Myra Schwartz, EPA 617-918-0696
Dana Alexander Nolfe, RIDOT 401-222-1362 x4450
Gail Mastrati, RIDEM 401-222-4700 x240
PROVIDENCE – March 31, 2011 – Today and tomorrow, a group of landscape care professionals, municipal groundskeepers and stormwater managers are building a rain garden at the Roger Williams Park Botanical Center in a Green Jobs Training effort organized by the University of Rhode Island, the R.I. Department of Transportation and R.I. Department of Environmental Management.
RIDEM Director Janet Coit and other officials will greet the participants and review their progress at 9 a.m. on Friday, April 1.
This hands-on exercise includes a full day of classroom instruction focusing on the function, design, construction and maintenance of vegetated rain gardens. The rain garden will be used in educational programs at the botanical center and to manage stormwater. A dozen trainees from the Groundwork Providence’s green jobs training program will construct a second rain garden at Manton Heights in cooperation with the Providence Housing Authority on Thursday, April 7.
The Rhode Island Residential Rain Garden Training program will introduce green industry professionals to rain garden siting and design and help prepare them to offer rain garden installation and maintenance services to clients. The demand for residential rain gardens is expected to increase dramatically since rain gardens are a simple, low-cost and attractive way to avoid or reduce stormwater pollution. And such low impact development methods are required under the new Rhode Island Stormwater Design and Installation Standards Manual. The new manual was developed by the R.I. Department of Environmental Management and the R.I. Coastal Resources Management Council and adopted January 1, 2011.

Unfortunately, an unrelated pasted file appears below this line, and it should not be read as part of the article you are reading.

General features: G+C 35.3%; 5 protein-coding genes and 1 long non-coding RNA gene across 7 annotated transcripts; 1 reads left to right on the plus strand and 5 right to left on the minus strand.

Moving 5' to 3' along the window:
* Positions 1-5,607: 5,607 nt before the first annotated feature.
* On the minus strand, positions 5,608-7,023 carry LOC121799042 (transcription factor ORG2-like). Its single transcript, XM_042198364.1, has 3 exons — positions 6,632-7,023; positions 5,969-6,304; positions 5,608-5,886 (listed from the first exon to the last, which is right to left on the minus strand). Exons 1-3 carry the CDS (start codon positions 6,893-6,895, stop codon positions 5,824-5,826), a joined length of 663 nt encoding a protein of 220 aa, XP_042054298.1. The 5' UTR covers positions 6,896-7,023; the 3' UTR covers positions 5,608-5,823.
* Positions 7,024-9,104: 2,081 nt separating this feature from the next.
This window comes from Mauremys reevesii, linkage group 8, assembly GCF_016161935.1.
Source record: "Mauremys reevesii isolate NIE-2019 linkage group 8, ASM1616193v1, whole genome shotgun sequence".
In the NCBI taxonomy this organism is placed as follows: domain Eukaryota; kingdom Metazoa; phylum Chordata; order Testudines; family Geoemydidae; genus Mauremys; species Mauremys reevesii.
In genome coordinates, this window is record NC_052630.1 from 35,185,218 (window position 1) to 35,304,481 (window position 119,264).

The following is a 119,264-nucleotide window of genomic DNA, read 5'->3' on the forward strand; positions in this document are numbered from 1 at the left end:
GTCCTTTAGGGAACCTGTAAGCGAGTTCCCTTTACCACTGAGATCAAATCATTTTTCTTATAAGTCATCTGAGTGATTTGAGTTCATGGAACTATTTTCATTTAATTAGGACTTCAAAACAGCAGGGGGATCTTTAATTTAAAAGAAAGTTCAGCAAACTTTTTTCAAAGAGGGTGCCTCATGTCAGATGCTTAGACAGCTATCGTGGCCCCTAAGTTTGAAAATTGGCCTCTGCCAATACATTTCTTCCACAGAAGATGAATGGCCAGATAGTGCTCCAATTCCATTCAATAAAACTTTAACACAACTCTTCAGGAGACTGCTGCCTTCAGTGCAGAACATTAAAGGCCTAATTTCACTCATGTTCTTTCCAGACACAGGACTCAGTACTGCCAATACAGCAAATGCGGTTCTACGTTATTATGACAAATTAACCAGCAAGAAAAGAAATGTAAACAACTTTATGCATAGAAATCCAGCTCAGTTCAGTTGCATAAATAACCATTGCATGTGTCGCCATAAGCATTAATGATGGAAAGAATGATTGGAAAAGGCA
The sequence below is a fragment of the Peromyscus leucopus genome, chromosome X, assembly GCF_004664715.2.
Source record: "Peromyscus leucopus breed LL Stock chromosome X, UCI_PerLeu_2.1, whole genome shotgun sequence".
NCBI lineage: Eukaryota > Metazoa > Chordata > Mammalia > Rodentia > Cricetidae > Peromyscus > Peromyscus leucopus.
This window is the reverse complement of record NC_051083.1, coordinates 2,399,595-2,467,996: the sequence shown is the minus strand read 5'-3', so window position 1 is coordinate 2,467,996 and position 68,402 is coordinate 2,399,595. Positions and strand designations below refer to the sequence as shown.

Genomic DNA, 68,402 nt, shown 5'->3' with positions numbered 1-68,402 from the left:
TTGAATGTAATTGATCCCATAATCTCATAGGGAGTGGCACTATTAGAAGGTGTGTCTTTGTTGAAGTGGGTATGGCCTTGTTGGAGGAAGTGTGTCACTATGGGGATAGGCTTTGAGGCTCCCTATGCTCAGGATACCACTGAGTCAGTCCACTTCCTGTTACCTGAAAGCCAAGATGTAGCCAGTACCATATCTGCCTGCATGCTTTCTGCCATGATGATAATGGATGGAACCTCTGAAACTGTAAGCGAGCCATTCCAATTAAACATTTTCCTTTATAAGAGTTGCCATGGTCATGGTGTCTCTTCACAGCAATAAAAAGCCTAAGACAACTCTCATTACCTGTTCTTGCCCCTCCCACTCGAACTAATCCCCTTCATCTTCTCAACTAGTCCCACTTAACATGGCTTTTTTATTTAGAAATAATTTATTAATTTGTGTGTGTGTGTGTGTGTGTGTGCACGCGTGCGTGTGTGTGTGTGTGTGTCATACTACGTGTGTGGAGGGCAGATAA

This training program is made possible with funding from the R.I. Department of Transportation in partnership with the R.I. Department of Environmental Management under Rhode Island Stormwater Solutions – a public education and outreach project designed to raise public awareness about actions individuals can take to reduce stormwater pollution and to help municipalities establish effective stormwater management programs.
“RIDOT funds URI’s Nonpoint Education for Municipal Officials (NEMO) program as part of our Department’s Storm Water Management Program,” said RIDOT Director Michael P. Lewis. “The NEMO program created the ‘Know Where It Goes’ campaign, which is nationally recognized and is dedicated to providing public education and outreach across Rhode Island.”
According to the Department of Environmental Management, stormwater runoff is now a major source of pollution to the state’s waters. Polluted stormwater runoff closes swimming beaches and shellfishing beds, threatens our drinking water, and contributes to flooding.
Other partners in the rain garden training program include the City of Providence, the U.S. Environmental Protection Agency, and the Rhode Island Nursery and Landscape Association. Instructors are from the Rutgers University Cooperative Extension, the University of Connecticut NEMO Program, and the University of Rhode Island Cooperative Extension.
What is a rain garden?
A rain garden is a planted depression, about 6 inches deep, that collects rainwater from a roof, driveway or yard and allows it to infiltrate into the ground. Rain gardens are typically planted with native shrubs or perennials that are tolerant of changing water levels. The purpose of a rain garden is to capture rainwater runoff and allow it to seep into the ground naturally before it reaches a stormdrain or a neighbor’s property. A rain garden improves water quality, helps prevent nuisance flooding, and can be designed to attract butterflies and birds. And they look good!